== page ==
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Practice Clinical updates

Diabetic foot

BMJ 2017; 359 doi: (Published 16 November 2017) Cite this as: BMJ 2017;359:j5064
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Infographic available

Click here for a visual overview of the primary care assessment and monitoring of a diabetic foot

  1. Satish Chandra Mishra, consultant surgeon and scientist1,
  2. Kunal C Chhatbar, consultant surgeon2,
  3. Aditi Kashikar, research assistant3,
  4. Abha Mehndiratta, technical adviser4
  1. 1Department of Surgery, Bhabha Atomic Research Centre Hospital, Mumbai, India
  2. 2KHM Hospital, Mumbai, India
  3. 3Seth Gordhandas Sunderdas Medical College and King Edward Memorial Hospital, Mumbai, India
  4. 4Global Health and Development Group, Imperial College London, St Mary’s Hospital, London, UK
  1. Correspondence to: A Mehndiratta abha{at}

What you need to know

  • Diabetic foot can be prevented with good glycaemic control, regular foot assessment, appropriate footwear, patient education, and early referral for pre-ulcerative lesions

  • Examine the feet of people with diabetes for any lesions and screen for peripheral neuropathy and peripheral arterial disease, which can lead to injuries or ulceration

  • Refer patients with foot ulceration and signs of infection, sepsis, or ischaemia immediately to a specialised diabetic foot centre for surgical care, revascularisation, and rehabilitation

Foot disease affects nearly 6% of people with diabetes1 and includes infection, ulceration, or destruction of tissues of the foot.2 It can impair patients’ quality of life and affect social participation and livelihood.3 Between 0.03% and 1.5% of patients with diabetic foot require an amputation.4 Most amputations start with ulcers and can be prevented with good foot care and screening to assess the risk for foot complications.5 We provide an update on the prevention and initial management of diabetic foot in primary care.

Sources and selection criteria

This clinical update is based on recommendations in the standard treatment guideline, The diabetic foot: prevention and management in India 2016, published by the Indian Ministry of Health and Family Welfare.33 A multidisciplinary guideline development group consisting of surgeons, primary care practitioners, and a patient representative developed these guidelines, with inputs from experts in diabetes, diabetic foot rehabilitation, and vascular surgery. The group included representation from rural and urban India, and public and private sectors.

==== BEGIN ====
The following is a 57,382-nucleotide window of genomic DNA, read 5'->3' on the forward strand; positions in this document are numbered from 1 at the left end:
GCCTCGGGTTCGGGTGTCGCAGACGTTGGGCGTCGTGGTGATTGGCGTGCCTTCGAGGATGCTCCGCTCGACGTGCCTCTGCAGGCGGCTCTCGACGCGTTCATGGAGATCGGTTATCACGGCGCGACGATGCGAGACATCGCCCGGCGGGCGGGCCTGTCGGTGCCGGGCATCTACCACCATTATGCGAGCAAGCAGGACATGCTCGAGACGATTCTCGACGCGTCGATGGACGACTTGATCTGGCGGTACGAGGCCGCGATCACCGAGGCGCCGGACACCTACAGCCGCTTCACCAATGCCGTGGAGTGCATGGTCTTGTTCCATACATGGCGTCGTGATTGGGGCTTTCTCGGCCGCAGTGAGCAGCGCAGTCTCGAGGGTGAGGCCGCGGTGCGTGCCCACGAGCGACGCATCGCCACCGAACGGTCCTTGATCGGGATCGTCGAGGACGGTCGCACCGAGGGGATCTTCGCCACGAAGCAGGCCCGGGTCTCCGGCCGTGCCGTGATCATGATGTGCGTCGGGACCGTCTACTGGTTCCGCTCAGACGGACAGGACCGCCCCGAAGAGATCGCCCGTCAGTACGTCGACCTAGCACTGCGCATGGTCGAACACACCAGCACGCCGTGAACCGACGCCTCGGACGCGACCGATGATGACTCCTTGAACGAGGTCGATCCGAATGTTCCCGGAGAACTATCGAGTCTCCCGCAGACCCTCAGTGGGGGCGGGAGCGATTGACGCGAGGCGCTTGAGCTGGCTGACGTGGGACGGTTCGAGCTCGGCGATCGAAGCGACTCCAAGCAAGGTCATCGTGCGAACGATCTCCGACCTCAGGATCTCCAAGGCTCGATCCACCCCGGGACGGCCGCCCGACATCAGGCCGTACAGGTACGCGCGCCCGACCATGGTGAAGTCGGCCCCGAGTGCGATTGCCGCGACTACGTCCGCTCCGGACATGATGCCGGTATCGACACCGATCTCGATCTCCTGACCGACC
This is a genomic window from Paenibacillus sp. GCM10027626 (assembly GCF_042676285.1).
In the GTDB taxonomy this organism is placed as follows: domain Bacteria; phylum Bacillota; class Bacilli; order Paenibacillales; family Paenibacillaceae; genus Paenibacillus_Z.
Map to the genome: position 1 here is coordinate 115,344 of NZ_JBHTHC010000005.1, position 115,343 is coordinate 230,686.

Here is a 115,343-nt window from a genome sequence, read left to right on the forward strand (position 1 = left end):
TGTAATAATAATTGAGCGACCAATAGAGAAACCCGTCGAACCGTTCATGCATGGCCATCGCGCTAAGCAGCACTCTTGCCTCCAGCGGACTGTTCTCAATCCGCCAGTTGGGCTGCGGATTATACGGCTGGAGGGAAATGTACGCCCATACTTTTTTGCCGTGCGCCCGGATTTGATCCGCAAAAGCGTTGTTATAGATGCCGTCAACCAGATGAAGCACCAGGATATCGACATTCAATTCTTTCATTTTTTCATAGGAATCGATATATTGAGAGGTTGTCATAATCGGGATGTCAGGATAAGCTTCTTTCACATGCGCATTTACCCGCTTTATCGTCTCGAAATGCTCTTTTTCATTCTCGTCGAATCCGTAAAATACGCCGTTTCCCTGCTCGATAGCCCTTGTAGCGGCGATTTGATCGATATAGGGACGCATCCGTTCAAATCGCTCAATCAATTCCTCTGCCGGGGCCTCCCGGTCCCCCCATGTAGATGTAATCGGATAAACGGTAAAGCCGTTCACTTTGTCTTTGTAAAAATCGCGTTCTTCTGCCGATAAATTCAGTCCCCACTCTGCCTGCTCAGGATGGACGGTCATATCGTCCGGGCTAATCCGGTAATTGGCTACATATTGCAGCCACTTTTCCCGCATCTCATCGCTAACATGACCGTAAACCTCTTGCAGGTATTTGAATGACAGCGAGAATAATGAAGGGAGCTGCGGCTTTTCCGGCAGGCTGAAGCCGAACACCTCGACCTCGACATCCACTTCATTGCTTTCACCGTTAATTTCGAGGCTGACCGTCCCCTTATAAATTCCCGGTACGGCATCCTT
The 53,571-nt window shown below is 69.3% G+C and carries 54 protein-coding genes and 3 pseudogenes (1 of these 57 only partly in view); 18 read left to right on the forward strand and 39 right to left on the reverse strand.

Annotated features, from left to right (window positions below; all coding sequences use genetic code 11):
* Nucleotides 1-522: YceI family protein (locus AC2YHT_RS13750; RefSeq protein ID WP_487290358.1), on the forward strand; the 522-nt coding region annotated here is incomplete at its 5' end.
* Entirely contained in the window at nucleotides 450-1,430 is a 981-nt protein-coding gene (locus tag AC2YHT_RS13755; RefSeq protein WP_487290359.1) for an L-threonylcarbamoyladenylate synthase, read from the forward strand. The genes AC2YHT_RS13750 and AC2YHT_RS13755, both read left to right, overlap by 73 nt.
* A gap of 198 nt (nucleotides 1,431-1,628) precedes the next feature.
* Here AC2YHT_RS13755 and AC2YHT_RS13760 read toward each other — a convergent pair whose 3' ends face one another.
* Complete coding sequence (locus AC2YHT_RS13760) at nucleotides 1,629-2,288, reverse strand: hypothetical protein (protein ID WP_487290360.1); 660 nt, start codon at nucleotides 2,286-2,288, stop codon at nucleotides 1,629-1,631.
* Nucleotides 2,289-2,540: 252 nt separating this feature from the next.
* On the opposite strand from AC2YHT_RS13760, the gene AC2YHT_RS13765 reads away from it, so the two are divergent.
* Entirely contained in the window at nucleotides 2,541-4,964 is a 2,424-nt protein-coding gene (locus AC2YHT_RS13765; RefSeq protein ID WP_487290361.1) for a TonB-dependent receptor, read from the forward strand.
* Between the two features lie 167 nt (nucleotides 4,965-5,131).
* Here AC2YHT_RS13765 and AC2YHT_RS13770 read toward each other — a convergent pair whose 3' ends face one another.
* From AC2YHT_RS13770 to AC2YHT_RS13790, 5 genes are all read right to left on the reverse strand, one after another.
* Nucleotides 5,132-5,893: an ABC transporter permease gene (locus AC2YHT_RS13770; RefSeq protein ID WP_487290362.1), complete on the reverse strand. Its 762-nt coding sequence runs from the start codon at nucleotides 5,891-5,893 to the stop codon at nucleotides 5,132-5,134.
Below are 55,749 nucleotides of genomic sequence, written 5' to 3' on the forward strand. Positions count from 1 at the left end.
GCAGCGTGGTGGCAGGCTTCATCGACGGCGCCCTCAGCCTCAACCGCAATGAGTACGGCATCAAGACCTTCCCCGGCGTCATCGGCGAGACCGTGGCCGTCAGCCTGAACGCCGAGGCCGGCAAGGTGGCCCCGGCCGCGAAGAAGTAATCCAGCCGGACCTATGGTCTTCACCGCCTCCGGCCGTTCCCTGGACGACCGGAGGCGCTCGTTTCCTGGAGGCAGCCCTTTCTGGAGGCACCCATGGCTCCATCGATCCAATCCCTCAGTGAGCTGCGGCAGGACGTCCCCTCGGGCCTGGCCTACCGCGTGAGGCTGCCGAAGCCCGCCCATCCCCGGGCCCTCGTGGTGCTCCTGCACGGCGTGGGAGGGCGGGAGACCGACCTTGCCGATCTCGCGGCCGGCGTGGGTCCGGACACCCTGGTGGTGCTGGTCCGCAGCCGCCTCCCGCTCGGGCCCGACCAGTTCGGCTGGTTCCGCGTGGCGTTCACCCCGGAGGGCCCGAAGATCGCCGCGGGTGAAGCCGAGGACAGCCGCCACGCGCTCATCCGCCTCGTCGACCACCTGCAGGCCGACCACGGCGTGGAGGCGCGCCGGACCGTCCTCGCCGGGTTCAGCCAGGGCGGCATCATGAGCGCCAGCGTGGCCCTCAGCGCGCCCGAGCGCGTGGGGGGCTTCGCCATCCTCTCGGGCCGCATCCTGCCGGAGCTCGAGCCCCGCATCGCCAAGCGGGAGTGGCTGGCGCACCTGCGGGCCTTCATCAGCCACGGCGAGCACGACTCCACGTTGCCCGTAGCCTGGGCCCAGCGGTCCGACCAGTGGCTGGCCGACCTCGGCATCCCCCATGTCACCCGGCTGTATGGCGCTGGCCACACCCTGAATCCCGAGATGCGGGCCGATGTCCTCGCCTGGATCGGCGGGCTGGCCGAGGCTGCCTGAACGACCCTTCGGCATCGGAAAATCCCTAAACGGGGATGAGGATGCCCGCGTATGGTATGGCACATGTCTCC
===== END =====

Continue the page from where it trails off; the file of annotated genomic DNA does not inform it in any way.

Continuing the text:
The guideline development group selected recommendations from the National Institute for Health and Care Excellence clinical guideline 19. Diabetic foot problems: prevention and management. Updated 2016, International Working Group on the Diabetic Foot guidance on the prevention of foot ulcers in at-risk patients with diabetes 2015, National Institute for Health and Care Excellence. Peripheral arterial disease: diagnosis and management. Guideline 147, 2012, and Infectious Diseases Society of America clinical practice guideline for the diagnosis and treatment of diabetic foot infections, 2012.9102132 Some recommendations were adopted unchanged, whereas others were adapted taking into account the challenges of a low resource setting, such as availability of public and private health infrastructure, equipment, staffing, and current capacity at different levels of care.

What causes diabetic foot?

Uncontrolled diabetes contributes to the development of neuropathy and peripheral arterial disease by complex metabolic pathways.6 Loss of sensation caused by peripheral neuropathy, ischaemia due to peripheral arterial disease, or a combination of these may lead to foot ulcers. A systematic review (78 studies from 84 cohorts) reports a prevalence of 0.003-2.8% for diabetes related peripheral neuropathy and 0.01-0.4% for diabetes related peripheral arterial disease.4 Figure 1 depicts factors that contribute to foot complications.


Fig 1 Risk factors and mechanism for foot ulcer and amputation

Diabetes is also implicated in Charcot arthropathy, which involves progressive destruction of the bones, joints, and soft tissues, most commonly in the ankle and foot. Diabetes related Charcot’s arthropathy has a reported prevalence between 0.08% and 13%, but there are no high quality epidemiological studies on Charcot’s foot.78 A combination of neuropathy, abnormal loading of foot, repeated micro trauma, and metabolic abnormalities of bone leads to inflammation, causing osteolysis, fractures, dislocation, and deformities.

In low and middle income countries barefoot walking, lack of awareness, delay in seeking care, and shortage of trained healthcare providers and foot care services are common factors that add to the burden of foot disease.

How is it diagnosed?

A thorough foot examination is important to detect the disease early. Screening for peripheral neuropathy and peripheral arterial disease can help identify patients at risk of foot ulcers. A history of ulcers or amputations and poor glycaemic control increase the risk.